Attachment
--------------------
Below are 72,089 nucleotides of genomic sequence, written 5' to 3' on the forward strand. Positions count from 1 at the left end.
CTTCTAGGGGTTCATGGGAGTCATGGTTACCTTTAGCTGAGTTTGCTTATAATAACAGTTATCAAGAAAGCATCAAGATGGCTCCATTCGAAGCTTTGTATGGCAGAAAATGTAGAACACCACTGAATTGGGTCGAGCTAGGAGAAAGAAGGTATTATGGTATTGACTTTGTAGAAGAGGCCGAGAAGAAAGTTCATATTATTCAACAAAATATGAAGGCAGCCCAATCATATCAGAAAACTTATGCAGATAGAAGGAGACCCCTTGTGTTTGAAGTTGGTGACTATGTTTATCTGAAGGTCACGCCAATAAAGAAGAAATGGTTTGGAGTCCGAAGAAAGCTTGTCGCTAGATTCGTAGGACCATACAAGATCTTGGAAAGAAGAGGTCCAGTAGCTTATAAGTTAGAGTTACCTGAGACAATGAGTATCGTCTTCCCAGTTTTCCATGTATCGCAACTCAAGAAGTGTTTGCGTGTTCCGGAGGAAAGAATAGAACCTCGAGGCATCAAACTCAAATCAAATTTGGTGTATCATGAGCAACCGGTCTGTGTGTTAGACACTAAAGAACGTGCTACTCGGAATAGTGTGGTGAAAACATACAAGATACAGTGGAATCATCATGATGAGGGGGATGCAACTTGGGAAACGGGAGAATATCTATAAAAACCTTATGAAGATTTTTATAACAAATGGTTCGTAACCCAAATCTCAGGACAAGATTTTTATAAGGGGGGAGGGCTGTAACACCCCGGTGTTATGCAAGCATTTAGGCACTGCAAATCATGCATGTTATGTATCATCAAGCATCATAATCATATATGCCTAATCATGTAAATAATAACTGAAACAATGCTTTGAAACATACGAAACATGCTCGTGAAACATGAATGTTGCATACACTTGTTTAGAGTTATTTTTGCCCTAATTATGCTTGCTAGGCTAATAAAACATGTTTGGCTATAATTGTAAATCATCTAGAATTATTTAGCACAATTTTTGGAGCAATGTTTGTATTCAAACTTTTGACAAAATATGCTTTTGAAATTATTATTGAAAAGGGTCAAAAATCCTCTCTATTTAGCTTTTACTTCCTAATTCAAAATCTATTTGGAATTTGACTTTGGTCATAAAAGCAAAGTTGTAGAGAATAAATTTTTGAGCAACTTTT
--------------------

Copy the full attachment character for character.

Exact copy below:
Below are 72,089 nucleotides of genomic sequence, written 5' to 3' on the forward strand. Positions count from 1 at the left end.
CTTCTAGGGGTTCATGGGAGTCATGGTTACCTTTAGCTGAGTTTGCTTATAATAACAGTTATCAAGAAAGCATCAAGATGGCTCCATTCGAAGCTTTGTATGGCAGAAAATGTAGAACACCACTGAATTGGGTCGAGCTAGGAGAAAGAAGGTATTATGGTATTGACTTTGTAGAAGAGGCCGAGAAGAAAGTTCATATTATTCAACAAAATATGAAGGCAGCCCAATCATATCAGAAAACTTATGCAGATAGAAGGAGACCCCTTGTGTTTGAAGTTGGTGACTATGTTTATCTGAAGGTCACGCCAATAAAGAAGAAATGGTTTGGAGTCCGAAGAAAGCTTGTCGCTAGATTCGTAGGACCATACAAGATCTTGGAAAGAAGAGGTCCAGTAGCTTATAAGTTAGAGTTACCTGAGACAATGAGTATCGTCTTCCCAGTTTTCCATGTATCGCAACTCAAGAAGTGTTTGCGTGTTCCGGAGGAAAGAATAGAACCTCGAGGCATCAAACTCAAATCAAATTTGGTGTATCATGAGCAACCGGTCTGTGTGTTAGACACTAAAGAACGTGCTACTCGGAATAGTGTGGTGAAAACATACAAGATACAGTGGAATCATCATGATGAGGGGGATGCAACTTGGGAAACGGGAGAATATCTATAAAAACCTTATGAAGATTTTTATAACAAATGGTTCGTAACCCAAATCTCAGGACAAGATTTTTATAAGGGGGGAGGGCTGTAACACCCCGGTGTTATGCAAGCATTTAGGCACTGCAAATCATGCATGTTATGTATCATCAAGCATCATAATCATATATGCCTAATCATGTAAATAATAACTGAAACAATGCTTTGAAACATACGAAACATGCTCGTGAAACATGAATGTTGCATACACTTGTTTAGAGTTATTTTTGCCCTAATTATGCTTGCTAGGCTAATAAAACATGTTTGGCTATAATTGTAAATCATCTAGAATTATTTAGCACAATTTTTGGAGCAATGTTTGTATTCAAACTTTTGACAAAATATGCTTTTGAAATTATTATTGAAAAGGGTCAAAAATCCTCTCTATTTAGCTTTTACTTCCTAATTCAAAATCTATTTGGAATTTGACTTTGGTCATAAAAGCAAAGTTGTAGAGAATAAATTTTTGAGCAACTTTT